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Posted in: Cancer, Diagnostic tests & procedures, Medical Academia, Medical Ethics

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Is gluten the new Candida?

Much of the therapeutics I was taught as part of my pharmacy degree is now of historical interest only. New evidence emerges, and clinical practice change. New treatments replace old ones – sometimes because they’re demonstrably better, and sometimes because marketing trumps evidence. The same changes occurs in the over-the-counter section of the pharmacy, but it’s here marketing seems to completely dominate. There continues to be no lack of interest in vitamin supplements, despite a growing body of evidence that suggests either no benefit, or possible harm, with many products. Yet it’s the perception that these products are beneficial seem to be seem to continue to drive sales. Nowhere is this more apparent than in areas where it’s felt medical needs are not being met. I covered one aspect a few weeks ago in a post on IgG food intolerance blood tests which are clinically useless but sold widely. The diagnosis of celiac disease came up in the comments, which merits a more thorough discussion: particularly, the growing fears over gluten consumption. It reminds me of another dietary fad that seems to have peaked and faded: the fear of Candida.

It wasn’t until I left pharmacy school and started speaking with real patients that I learned we are all filled with Candida – yeast. Most chronic diseases could be traced back to candida, I was told. And it wasn’t just the customers who believed it. One particular pharmacy sold several different kits that purported to eliminate yeast in the body. But these didn’t contain antifungal drugs – most were combinations of laxative and purgatives, combined with psyllium and bentonite clay, all promising to sponge up toxins and candida and restore you to an Enhanced State of Wellness™. There was a strict diet to be followed, too: No sugar, no bread – anything it was thought the yeast would consume. While you can still find these kits for sale, the enthusiasm for them seems to have waned. Whether consumers have caught on that these kits are useless, or have abandoned them because they don’t actually treat any underlying medical issues, isn’t clear.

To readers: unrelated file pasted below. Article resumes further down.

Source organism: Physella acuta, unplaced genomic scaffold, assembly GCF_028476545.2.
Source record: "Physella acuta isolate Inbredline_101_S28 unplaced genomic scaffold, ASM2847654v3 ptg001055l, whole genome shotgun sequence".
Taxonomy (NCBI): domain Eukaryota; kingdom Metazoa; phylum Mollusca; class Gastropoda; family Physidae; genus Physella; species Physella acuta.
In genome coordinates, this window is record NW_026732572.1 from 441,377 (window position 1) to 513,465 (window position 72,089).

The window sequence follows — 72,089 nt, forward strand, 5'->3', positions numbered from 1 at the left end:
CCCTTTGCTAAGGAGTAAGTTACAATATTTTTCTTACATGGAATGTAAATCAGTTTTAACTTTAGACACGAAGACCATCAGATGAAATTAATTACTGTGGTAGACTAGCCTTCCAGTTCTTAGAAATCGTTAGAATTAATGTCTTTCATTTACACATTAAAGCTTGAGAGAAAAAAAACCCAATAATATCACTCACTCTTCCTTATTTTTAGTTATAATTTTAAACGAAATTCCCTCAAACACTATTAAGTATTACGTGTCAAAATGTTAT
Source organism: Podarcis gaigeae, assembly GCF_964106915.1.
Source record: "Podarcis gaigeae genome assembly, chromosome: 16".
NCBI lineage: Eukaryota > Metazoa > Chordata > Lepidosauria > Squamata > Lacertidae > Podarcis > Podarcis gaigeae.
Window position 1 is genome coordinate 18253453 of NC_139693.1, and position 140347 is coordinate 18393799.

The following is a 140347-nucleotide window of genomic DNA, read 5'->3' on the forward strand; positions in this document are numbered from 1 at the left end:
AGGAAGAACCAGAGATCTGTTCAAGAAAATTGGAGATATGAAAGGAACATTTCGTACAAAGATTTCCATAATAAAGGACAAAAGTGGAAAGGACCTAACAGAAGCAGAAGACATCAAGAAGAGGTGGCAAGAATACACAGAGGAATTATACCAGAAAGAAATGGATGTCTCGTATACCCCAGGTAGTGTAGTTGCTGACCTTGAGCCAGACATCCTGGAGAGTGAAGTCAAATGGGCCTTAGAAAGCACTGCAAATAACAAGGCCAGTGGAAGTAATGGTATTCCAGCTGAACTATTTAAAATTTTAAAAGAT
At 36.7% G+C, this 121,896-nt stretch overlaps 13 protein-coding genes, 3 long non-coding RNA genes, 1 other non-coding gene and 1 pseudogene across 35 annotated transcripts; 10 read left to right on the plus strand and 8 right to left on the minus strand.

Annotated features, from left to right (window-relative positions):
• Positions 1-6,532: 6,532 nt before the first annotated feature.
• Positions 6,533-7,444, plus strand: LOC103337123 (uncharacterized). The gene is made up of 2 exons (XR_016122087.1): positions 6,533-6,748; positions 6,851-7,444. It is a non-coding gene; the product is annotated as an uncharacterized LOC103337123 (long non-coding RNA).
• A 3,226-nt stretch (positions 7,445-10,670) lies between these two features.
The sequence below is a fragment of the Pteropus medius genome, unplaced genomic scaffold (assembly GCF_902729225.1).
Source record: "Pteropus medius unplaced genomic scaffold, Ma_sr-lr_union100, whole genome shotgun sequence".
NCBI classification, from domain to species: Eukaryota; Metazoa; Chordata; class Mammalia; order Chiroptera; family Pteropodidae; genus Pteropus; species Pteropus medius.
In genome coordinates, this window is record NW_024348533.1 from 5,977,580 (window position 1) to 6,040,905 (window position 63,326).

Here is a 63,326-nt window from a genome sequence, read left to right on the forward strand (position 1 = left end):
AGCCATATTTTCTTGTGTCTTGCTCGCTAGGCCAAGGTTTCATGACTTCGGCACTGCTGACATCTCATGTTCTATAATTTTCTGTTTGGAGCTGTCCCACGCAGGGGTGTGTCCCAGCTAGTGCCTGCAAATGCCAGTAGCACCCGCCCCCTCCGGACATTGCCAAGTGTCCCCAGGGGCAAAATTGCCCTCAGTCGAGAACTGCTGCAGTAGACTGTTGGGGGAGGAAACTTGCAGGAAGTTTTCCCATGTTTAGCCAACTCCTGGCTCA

The trend (which admittedly is hard to quantify) seems to have shifted, now that there’s a new dietary orthodoxy to question. Yeast is out. The real enemy is gluten: consume it at your own risk. There’s a growing demand for gluten labeling, and food producers are bringing out an expanding array of gluten-free (GF) foods. This is fantastic news for those with celiac disease, an immune reaction to gluten, where total gluten avoidance is essential. Only in the past decade or so has the true prevalence of celiac disease has become clear: about 1 in 100 have the disease. With the more frequent diagnosis of celiac disease, the awareness of gluten, and the harm it can cause to some, has soared. But going gluten free isn’t just for those with celiac disease. Tennis star Novak Djokovic doesn’t have celiac disease, but went on a GF diet. Headlines like “Djokovic switched to gluten-free diet, now he’s unstoppable on court” followed. Among children, there’s the pervasive but unfounded linkage of gluten consumption with autism, popularized by Jenny McCarthy and others. Even in the absence of any undesirable symptoms, gluten is being perceived as something to be avoided. (more…)